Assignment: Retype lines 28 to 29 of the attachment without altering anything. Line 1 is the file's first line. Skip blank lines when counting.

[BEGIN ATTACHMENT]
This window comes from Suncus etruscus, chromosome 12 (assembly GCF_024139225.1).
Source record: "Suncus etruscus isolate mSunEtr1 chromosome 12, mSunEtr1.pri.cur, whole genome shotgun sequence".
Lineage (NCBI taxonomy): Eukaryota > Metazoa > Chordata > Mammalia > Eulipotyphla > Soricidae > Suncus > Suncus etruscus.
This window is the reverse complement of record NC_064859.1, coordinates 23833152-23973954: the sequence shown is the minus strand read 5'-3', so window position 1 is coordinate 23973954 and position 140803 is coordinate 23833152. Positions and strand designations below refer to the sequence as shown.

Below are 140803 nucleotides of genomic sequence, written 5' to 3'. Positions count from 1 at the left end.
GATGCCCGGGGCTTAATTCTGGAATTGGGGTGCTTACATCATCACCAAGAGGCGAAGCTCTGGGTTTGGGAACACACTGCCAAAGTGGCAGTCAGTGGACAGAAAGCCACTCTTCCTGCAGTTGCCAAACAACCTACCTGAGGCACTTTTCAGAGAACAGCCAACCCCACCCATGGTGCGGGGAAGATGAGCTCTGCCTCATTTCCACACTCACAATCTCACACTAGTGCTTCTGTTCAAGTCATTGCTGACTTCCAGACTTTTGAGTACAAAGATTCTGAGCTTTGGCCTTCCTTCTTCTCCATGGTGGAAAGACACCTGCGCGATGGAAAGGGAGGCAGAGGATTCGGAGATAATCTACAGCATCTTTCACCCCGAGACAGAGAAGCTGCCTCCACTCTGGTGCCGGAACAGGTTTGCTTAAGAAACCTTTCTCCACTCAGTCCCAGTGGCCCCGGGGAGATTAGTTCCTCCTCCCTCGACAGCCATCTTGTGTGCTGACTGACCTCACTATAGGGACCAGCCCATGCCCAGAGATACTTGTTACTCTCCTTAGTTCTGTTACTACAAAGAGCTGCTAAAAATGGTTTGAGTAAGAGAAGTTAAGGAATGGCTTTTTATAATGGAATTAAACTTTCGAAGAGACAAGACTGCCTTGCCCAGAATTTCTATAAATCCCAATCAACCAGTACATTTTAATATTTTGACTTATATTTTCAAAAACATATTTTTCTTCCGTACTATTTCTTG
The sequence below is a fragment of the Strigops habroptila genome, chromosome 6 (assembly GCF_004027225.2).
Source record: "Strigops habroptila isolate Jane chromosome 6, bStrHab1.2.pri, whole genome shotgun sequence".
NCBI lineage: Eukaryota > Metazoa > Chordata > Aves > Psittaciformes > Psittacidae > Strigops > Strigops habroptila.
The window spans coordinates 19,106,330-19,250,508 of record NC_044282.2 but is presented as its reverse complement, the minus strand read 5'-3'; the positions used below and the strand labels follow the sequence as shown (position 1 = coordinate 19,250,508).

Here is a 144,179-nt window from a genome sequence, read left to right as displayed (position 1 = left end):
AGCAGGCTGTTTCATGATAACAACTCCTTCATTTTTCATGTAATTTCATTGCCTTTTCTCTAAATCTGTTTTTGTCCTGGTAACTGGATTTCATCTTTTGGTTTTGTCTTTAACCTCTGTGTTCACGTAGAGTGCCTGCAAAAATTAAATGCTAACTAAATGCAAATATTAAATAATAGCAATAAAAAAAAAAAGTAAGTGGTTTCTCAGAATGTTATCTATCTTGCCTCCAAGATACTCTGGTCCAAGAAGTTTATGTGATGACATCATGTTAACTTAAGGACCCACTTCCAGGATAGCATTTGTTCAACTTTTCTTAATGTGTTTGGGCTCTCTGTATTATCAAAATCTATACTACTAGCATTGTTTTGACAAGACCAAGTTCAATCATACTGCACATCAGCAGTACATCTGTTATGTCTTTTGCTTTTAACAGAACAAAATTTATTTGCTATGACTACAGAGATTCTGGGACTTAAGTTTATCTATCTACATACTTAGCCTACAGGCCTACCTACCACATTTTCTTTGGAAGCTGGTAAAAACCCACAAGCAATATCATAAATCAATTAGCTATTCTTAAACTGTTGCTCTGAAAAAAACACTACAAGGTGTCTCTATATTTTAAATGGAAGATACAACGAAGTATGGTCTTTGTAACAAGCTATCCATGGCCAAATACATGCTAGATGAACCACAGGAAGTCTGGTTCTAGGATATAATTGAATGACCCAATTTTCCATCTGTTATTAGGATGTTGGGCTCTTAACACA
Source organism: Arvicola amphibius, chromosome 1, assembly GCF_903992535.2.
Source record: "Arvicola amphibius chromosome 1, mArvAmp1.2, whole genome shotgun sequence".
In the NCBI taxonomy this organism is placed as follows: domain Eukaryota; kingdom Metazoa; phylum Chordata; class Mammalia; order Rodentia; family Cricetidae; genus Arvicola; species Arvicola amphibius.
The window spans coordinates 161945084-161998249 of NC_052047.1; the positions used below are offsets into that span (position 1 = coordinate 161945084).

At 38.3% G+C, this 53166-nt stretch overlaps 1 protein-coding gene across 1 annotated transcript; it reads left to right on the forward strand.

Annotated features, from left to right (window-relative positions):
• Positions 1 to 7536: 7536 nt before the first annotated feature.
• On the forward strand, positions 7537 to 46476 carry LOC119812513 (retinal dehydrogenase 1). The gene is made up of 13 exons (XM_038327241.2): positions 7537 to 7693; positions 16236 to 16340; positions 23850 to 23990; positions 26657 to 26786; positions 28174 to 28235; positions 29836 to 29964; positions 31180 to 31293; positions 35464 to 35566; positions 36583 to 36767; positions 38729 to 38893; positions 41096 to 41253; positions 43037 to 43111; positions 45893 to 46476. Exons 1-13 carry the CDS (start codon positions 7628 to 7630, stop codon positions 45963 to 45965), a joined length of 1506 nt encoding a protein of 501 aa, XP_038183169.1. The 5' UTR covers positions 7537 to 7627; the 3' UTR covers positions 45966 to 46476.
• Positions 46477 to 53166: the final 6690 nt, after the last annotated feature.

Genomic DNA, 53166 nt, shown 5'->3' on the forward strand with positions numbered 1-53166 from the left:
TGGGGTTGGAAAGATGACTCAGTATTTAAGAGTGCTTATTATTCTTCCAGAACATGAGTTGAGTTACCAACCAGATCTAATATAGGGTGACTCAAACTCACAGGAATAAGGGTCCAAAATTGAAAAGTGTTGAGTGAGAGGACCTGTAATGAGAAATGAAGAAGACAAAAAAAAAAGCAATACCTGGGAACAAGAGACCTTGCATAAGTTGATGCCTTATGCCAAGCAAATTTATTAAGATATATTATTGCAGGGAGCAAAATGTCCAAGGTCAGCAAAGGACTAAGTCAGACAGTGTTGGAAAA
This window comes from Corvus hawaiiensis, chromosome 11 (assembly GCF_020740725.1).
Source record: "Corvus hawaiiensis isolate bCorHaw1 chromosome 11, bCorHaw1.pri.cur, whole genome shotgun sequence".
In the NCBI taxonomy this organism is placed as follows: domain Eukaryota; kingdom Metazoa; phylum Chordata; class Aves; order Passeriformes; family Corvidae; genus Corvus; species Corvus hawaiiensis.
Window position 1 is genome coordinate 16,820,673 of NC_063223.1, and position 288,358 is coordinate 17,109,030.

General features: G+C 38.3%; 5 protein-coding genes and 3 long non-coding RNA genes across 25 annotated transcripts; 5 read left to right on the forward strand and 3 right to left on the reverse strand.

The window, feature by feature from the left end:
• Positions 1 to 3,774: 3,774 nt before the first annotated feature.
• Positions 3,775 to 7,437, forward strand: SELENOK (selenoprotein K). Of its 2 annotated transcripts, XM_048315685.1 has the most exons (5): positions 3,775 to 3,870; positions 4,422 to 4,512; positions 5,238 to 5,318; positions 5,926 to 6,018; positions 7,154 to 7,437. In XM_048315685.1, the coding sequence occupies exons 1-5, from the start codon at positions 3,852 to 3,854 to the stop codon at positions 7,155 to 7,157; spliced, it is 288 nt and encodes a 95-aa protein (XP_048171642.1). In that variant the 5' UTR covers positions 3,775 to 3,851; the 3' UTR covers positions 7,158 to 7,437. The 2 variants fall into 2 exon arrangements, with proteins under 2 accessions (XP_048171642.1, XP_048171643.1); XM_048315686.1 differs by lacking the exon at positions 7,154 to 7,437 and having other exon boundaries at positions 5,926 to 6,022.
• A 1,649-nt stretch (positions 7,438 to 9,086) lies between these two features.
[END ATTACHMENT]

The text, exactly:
General features: G+C 38.3%; 5 protein-coding genes and 3 long non-coding RNA genes across 25 annotated transcripts; 5 read left to right on the forward strand and 3 right to left on the reverse strand.

The window, feature by feature from the left end: